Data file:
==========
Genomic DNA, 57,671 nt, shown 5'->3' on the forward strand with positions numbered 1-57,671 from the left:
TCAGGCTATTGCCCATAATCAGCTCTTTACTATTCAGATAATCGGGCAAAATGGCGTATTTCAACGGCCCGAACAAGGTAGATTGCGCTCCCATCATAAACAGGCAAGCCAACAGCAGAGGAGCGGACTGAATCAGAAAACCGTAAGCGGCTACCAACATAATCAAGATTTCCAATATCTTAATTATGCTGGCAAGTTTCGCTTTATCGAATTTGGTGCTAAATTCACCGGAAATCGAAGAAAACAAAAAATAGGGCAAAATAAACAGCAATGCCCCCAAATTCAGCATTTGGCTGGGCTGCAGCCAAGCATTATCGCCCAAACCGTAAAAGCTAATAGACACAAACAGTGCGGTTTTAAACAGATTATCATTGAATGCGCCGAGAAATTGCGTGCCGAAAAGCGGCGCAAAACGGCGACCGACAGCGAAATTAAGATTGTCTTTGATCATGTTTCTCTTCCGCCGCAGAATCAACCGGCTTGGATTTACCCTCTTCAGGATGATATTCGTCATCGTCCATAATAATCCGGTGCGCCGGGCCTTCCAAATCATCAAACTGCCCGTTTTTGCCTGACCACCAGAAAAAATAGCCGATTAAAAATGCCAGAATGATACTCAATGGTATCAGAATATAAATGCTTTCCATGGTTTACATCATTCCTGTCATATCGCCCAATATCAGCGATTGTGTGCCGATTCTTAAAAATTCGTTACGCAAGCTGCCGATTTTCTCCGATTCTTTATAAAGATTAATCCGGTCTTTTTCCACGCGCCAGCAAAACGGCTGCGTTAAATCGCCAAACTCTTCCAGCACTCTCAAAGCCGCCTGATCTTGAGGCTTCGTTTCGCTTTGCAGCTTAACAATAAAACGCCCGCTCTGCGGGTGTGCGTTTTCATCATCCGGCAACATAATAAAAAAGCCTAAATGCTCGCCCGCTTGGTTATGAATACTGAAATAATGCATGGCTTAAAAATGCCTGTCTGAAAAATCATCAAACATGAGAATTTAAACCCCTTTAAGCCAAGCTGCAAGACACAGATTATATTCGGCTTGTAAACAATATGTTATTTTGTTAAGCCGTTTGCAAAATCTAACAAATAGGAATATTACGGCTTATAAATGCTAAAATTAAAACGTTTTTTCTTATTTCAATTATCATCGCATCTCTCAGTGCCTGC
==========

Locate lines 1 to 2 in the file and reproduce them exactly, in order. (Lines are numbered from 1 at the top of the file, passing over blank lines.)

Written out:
Genomic DNA, 57,671 nt, shown 5'->3' on the forward strand with positions numbered 1-57,671 from the left:
TCAGGCTATTGCCCATAATCAGCTCTTTACTATTCAGATAATCGGGCAAAATGGCGTATTTCAACGGCCCGAACAAGGTAGATTGCGCTCCCATCATAAACAGGCAAGCCAACAGCAGAGGAGCGGACTGAATCAGAAAACCGTAAGCGGCTACCAACATAATCAAGATTTCCAATATCTTAATTATGCTGGCAAGTTTCGCTTTATCGAATTTGGTGCTAAATTCACCGGAAATCGAAGAAAACAAAAAATAGGGCAAAATAAACAGCAATGCCCCCAAATTCAGCATTTGGCTGGGCTGCAGCCAAGCATTATCGCCCAAACCGTAAAAGCTAATAGACACAAACAGTGCGGTTTTAAACAGATTATCATTGAATGCGCCGAGAAATTGCGTGCCGAAAAGCGGCGCAAAACGGCGACCGACAGCGAAATTAAGATTGTCTTTGATCATGTTTCTCTTCCGCCGCAGAATCAACCGGCTTGGATTTACCCTCTTCAGGATGATATTCGTCATCGTCCATAATAATCCGGTGCGCCGGGCCTTCCAAATCATCAAACTGCCCGTTTTTGCCTGACCACCAGAAAAAATAGCCGATTAAAAATGCCAGAATGATACTCAATGGTATCAGAATATAAATGCTTTCCATGGTTTACATCATTCCTGTCATATCGCCCAATATCAGCGATTGTGTGCCGATTCTTAAAAATTCGTTACGCAAGCTGCCGATTTTCTCCGATTCTTTATAAAGATTAATCCGGTCTTTTTCCACGCGCCAGCAAAACGGCTGCGTTAAATCGCCAAACTCTTCCAGCACTCTCAAAGCCGCCTGATCTTGAGGCTTCGTTTCGCTTTGCAGCTTAACAATAAAACGCCCGCTCTGCGGGTGTGCGTTTTCATCATCCGGCAACATAATAAAAAAGCCTAAATGCTCGCCCGCTTGGTTATGAATACTGAAATAATGCATGGCTTAAAAATGCCTGTCTGAAAAATCATCAAACATGAGAATTTAAACCCCTTTAAGCCAAGCTGCAAGACACAGATTATATTCGGCTTGTAAACAATATGTTATTTTGTTAAGCCGTTTGCAAAATCTAACAAATAGGAATATTACGGCTTATAAATGCTAAAATTAAAACGTTTTTTCTTATTTCAATTATCATCGCATCTCTCAGTGCCTGC